Jon Womack wanted to make sure that the home where he is going to retire had all the elements he wanted, including solar power. Comparing the investment to other large purchases, such as a car, Jon was sure that getting solar power was “the right thing to do” and now joins a few other neighbors in his rural Southern Illinois area as a proud solar power producer.
Retirees have all sorts of worries—rising costs of living, long-term health care, and saving enough for the future. Though he’s not retired yet, Jon Womack was thinking a lot about the future in 2013, and he decided that one of the best ways he can avoid problems in retirement was to lock in energy costs for the rest of his days. Considering that the sun is a free, permanent resource, going solar was the perfect way for him to ensure his energy supply, now and for the future.
“We wanted a place that when we retired has as few bills as possible,” Jon told us when explaining why his family chose to go solar in 2013. “Our home is well insulated, geothermal, and now, with solar, we’re actually producing more energy than we’re using.” Choosing solar meant having to take out a loan to cover the costs, but once the panels are paid off, which Jon estimates could happen as soon as ten years from installation, he’ll pay no money for electricity, and actually turn a profit over the long term.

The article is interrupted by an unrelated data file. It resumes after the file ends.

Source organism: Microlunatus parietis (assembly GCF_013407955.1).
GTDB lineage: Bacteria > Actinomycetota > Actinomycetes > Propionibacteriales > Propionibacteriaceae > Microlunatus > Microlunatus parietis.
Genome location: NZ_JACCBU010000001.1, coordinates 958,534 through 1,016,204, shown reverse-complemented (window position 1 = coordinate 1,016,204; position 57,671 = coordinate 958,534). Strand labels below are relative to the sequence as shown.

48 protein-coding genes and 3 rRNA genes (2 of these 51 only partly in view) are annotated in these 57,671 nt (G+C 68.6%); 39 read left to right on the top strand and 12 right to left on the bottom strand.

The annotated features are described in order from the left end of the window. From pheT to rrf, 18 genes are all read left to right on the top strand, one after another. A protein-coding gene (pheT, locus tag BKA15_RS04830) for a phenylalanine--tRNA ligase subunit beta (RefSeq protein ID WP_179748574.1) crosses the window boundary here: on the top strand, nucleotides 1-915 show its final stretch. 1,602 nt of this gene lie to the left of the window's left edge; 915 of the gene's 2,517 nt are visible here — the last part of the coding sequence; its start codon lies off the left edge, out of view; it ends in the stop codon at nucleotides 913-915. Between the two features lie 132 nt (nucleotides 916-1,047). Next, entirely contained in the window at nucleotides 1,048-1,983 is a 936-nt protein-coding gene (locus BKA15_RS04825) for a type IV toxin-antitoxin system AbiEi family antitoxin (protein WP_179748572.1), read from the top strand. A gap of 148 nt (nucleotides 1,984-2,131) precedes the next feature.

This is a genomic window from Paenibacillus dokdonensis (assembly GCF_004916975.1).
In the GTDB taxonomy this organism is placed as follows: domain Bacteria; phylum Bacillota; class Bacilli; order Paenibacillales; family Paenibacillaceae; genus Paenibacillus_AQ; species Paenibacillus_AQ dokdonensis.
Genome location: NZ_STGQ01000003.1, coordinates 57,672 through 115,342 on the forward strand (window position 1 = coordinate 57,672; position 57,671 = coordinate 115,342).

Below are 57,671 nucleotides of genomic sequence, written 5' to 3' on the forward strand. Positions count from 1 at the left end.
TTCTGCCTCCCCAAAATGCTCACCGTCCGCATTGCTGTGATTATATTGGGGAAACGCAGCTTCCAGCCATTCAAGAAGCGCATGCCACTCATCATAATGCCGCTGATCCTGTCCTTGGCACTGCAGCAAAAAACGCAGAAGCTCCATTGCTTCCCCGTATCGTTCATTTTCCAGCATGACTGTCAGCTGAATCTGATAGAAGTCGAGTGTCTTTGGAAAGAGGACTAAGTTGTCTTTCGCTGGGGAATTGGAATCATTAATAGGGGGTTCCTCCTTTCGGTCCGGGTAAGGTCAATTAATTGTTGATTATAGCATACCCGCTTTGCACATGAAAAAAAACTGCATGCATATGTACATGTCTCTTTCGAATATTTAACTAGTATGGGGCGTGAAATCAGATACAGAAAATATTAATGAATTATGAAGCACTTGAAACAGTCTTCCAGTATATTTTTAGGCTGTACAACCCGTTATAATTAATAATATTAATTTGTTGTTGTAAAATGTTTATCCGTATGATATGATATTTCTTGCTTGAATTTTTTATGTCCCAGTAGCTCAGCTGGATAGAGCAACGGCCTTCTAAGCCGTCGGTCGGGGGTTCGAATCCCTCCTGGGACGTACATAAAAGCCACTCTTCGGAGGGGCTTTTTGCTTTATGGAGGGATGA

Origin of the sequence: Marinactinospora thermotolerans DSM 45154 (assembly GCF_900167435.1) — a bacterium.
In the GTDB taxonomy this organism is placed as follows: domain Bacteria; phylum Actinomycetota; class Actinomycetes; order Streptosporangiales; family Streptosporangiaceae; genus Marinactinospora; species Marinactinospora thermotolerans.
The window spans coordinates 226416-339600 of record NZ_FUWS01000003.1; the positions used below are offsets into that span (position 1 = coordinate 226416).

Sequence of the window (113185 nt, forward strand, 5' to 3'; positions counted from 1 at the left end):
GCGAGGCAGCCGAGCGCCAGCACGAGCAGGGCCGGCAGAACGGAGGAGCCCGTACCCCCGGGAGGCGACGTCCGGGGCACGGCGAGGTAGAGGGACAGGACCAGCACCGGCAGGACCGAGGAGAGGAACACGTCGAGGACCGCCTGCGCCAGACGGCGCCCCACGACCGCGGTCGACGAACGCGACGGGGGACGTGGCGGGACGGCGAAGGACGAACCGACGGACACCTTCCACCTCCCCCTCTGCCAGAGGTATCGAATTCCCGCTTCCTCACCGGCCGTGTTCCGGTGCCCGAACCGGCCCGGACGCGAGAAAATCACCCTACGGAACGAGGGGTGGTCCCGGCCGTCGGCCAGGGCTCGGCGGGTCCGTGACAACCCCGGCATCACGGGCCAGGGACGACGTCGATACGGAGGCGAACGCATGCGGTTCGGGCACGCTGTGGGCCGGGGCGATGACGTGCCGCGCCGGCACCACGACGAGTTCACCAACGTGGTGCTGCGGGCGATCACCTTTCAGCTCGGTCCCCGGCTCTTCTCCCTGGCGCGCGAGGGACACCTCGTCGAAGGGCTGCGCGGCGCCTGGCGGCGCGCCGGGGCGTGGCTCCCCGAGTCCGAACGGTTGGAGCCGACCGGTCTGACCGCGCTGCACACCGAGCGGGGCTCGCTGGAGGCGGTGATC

To offset the costs a bit, Jon took advantage of a rebate from Illinois, which he estimates was about $5,000, and the 30% Federal tax credit to knock $6,000 more off his out-of-pocket costs. He’s quite happy with the array, especially once he added two additional panels, to go from 14 to 16. “They looked like they were missing,” he said with a laugh. On a good day, the system produces 4.5 kilowatt-hours of electricity.
That’s no surprise to Jon, because he really liked how his installer, Southern Lights, brought in an experienced electrician to ensure that the solar power array would be large enough to meet Jon’s needs. “He came up with a system that would be sure to cover our energy usage, leaving us with only the meter fee to pay.”
Jon also carefully considered the potential risks of going with solar power, making sure to do all the research to understand its benefits and detractions. “I did a search for solar installers and read the information Solar Power Rocks has on costs of installation. The site’s state-by-state guide helped immensely to learn about rebates and tax incentives. We applied and received about $5,000 from the State of Illinois solar incentive program.”
Though Jon is no city dweller, instead residing in a rural home that he noted was “kinda out in the middle of the forest,” he’s still connected to the grid. And being out in the woods means he was free to install solar without any need for approval beyond construction permits. Jon said his area has “an enclave of cool people,” and at least two others who use solar. The coolness extends to Jon’s mother, who is trying to get her congregation to install solar panels on the roof of their church to start saving money!
We asked Jon about whether there were any concerns about the outlay for solar or his experience with adding the panels, but he had none. “Once we have the loan paid off, this is gravy,” said Jon. “Lots of people buy large items with no qualms, like investing in a car. For us, this is just one more investment.” Jon suggests that others think in these terms, rather than just looking at the total cost, when they pursue their own solar path.
Last modified: December 18, 2014